Onward vs. The Invisible Man

I thought I’d give Prime Video Cinema a try since we’re not allowed to leave our homes (and the theatres are closed). I’m not gonna lie, the two “In-Theatre” purchases I made were expensive. But, one of these movies was so good that I won’t just see it again on my couch, I’ll list it… Continue Reading →

Magnolia: How do you make God laugh?

As much as I want to discuss the ending to Magnolia, I am also ecstatic for the human being who has yet to see this remarkable film (and that extraordinary ending). I promise I am not giving anything away when I say that the ending has a lot to do with what is happening to… Continue Reading →

Flashback: Contagion (2011)

Although this Steven Soderbergh thriller is a bit dated, its subject matter couldn’t be any more timely. As the Coronavirus continues to make headlines and possibly touch the lives of people we know, a sense of fear is expected. For me, the manufactured fear found in movies is a necessary antidote. Contagion suffices (for now)…. Continue Reading →

A Lesson for Ari Aster in The Lodge

Take it from Alan Alda in Crimes and Misdemeanors (1989) when he says, “If it bends, it’s funny. If it breaks, it’s not funny.” The same can be said about thrillers and horrors where suspension of disbelief is so fragile, the moment you push the otherworldly button too soon or too forcefully, you break the… Continue Reading →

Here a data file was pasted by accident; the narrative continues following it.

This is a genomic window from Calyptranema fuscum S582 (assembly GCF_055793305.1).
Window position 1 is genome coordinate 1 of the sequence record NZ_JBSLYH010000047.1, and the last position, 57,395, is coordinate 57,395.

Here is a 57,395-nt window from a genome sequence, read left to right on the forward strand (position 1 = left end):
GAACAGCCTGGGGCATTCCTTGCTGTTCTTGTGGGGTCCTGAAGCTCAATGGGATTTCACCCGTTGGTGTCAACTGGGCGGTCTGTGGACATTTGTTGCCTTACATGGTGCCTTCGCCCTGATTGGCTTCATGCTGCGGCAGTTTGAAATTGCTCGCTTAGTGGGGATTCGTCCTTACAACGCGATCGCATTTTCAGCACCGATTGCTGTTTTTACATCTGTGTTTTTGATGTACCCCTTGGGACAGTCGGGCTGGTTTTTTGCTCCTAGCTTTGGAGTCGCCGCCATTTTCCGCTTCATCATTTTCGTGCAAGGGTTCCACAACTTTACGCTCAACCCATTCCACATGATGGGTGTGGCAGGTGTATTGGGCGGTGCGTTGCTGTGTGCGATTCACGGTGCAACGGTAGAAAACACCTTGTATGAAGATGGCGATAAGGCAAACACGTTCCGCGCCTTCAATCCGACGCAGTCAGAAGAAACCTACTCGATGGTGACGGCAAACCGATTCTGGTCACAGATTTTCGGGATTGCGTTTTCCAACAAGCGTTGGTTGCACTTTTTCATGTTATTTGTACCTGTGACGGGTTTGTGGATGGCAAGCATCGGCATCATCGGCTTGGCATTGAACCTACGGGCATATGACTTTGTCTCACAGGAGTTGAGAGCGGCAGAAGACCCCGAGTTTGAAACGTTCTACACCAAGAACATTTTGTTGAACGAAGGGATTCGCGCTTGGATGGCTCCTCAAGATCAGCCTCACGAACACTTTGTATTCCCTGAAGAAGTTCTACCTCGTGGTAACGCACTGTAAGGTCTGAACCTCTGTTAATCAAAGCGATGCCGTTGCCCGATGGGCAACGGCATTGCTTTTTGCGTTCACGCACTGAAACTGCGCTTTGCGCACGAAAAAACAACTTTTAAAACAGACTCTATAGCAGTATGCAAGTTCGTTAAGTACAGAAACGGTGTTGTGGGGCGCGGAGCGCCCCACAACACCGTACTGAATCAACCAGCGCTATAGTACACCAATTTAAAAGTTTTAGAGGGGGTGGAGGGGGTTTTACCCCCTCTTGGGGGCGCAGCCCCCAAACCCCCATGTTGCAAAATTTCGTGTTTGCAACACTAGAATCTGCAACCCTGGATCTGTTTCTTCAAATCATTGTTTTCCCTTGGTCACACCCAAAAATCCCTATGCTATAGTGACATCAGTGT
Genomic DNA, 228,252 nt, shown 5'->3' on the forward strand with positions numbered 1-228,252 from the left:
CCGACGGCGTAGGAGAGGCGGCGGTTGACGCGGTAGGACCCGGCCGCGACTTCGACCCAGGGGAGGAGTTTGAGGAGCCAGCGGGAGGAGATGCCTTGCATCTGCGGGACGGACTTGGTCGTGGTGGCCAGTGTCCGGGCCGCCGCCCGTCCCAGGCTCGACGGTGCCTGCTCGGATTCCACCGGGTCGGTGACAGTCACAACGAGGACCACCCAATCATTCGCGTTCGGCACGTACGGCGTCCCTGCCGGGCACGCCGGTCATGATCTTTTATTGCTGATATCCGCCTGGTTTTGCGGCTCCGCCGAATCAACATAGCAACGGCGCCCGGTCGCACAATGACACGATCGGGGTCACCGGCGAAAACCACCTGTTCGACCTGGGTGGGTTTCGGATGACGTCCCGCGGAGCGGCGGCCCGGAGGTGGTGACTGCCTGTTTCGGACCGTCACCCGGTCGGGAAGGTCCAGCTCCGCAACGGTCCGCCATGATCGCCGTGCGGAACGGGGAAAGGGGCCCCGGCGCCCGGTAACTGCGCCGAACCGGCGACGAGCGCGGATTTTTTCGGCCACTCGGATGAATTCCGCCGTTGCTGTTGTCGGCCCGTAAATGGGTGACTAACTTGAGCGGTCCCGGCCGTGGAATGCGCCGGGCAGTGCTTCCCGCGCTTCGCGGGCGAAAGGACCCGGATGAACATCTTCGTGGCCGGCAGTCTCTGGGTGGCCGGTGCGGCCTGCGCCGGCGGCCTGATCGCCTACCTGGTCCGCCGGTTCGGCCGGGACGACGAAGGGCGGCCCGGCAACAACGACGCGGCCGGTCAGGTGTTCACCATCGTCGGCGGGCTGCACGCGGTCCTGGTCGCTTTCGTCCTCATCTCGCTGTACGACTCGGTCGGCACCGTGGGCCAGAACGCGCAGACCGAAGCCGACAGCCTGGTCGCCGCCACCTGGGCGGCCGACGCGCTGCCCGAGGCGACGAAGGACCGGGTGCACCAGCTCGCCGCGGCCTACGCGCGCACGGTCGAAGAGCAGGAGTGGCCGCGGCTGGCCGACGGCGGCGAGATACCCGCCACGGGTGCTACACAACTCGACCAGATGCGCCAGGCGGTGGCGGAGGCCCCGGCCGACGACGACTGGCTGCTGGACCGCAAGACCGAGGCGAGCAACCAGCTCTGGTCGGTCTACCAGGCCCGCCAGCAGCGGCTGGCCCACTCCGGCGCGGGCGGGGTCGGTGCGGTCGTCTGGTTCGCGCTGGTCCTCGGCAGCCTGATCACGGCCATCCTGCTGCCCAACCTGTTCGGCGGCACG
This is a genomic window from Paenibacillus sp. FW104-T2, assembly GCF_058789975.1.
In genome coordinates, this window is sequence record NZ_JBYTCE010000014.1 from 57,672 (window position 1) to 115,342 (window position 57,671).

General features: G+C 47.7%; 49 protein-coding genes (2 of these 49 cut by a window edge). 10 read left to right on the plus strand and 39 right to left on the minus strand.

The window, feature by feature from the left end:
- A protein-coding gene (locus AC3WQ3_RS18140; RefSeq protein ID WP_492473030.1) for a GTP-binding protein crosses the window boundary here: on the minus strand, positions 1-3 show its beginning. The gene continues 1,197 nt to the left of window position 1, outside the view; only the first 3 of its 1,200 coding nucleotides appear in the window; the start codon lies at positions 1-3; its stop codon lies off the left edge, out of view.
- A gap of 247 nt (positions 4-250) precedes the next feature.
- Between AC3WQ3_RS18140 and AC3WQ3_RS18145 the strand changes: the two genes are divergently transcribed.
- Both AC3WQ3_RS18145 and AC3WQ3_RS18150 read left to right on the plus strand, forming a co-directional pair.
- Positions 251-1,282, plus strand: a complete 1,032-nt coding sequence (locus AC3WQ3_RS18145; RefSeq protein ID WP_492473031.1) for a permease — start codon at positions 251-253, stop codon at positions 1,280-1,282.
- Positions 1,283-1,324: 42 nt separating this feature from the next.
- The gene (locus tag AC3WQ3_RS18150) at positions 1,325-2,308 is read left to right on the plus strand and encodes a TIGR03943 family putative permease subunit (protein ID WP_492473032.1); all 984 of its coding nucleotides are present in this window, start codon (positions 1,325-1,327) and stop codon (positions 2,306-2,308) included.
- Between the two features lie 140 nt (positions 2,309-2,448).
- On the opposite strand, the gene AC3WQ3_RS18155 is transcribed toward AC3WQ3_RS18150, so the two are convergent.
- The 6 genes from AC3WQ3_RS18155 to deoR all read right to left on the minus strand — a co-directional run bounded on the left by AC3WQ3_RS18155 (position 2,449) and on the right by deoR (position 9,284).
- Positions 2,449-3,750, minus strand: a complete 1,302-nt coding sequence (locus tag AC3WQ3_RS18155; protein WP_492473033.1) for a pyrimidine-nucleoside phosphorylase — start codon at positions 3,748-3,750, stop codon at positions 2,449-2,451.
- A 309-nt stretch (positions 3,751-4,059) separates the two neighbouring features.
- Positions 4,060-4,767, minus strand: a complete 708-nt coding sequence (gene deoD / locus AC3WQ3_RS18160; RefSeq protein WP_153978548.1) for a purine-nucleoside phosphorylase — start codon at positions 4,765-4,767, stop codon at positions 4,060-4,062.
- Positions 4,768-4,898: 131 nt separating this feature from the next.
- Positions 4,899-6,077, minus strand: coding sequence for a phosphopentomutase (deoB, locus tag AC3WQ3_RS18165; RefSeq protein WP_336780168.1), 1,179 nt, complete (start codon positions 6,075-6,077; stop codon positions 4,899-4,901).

Flashback: Be Kind Rewind (2008)

Like the muddy, carcass-filled trenches we so elaborately experienced in Sam Mendes’ brilliant 1917, this time of year in movies is “No Man’s Land.” Unless you’re into redundant ultraviolence (“Birds of Prey”), Tarantino-wannabe violence (I saw The Gentlemen when it was called Snatch, and I saw Snatch when it was called Lock Stock and Two… Continue Reading →

1917 Breaks Ground on the War Epic

1917 is a miracle in filmmaking. Never have I been so deep-seated in a journey through the shrapnel-infested bloodshed of war and my theatre chair at the same time. I blame it all on the camera work. The camera puts you right there. As British soldiers Blake (Dean-Charles Chapman) and Schofield (George MacKay) deliver a… Continue Reading →

Reely Bernie’s Top Ten Movies of 2010-2019

Top Ten lists are the most personal, subjective, and ludicrous arrangements in the universe. If there’s any essential purpose to their existence, it’s that they instigate conversation, harmless controversy, and passionate opinion sharing. Ambiguous weight is placed on terms like “Top,” “Greatest,” or “Most Influential.” I think these lists we make are simply our “favorites.”… Continue Reading →

Ford v Ferrari: Vroom to the Best of 2019

There’s a reason Kenneth Turan of the Los Angeles Times placed Ford v Ferrari as his top film of 2019: It is a refreshingly uncontrived look at male camaraderie, and it revitalizes the sports movie genre, even if you have a low motorsports IQ. Yes, there are several mentionings of 427-cubic-inch big-block engines, GT40 acronyms,… Continue Reading →

The Irishman and the Art of Sitting

A Martin Scorsese film is like an old, leather wingback lounge chair: Even with its holes and flaws, it is still dependable and comfortable. His recently released The Irishman is 3 hours and 30 minutes long. That’s a lot of sitting in front of a movie – too much for a seat in the theatre… Continue Reading →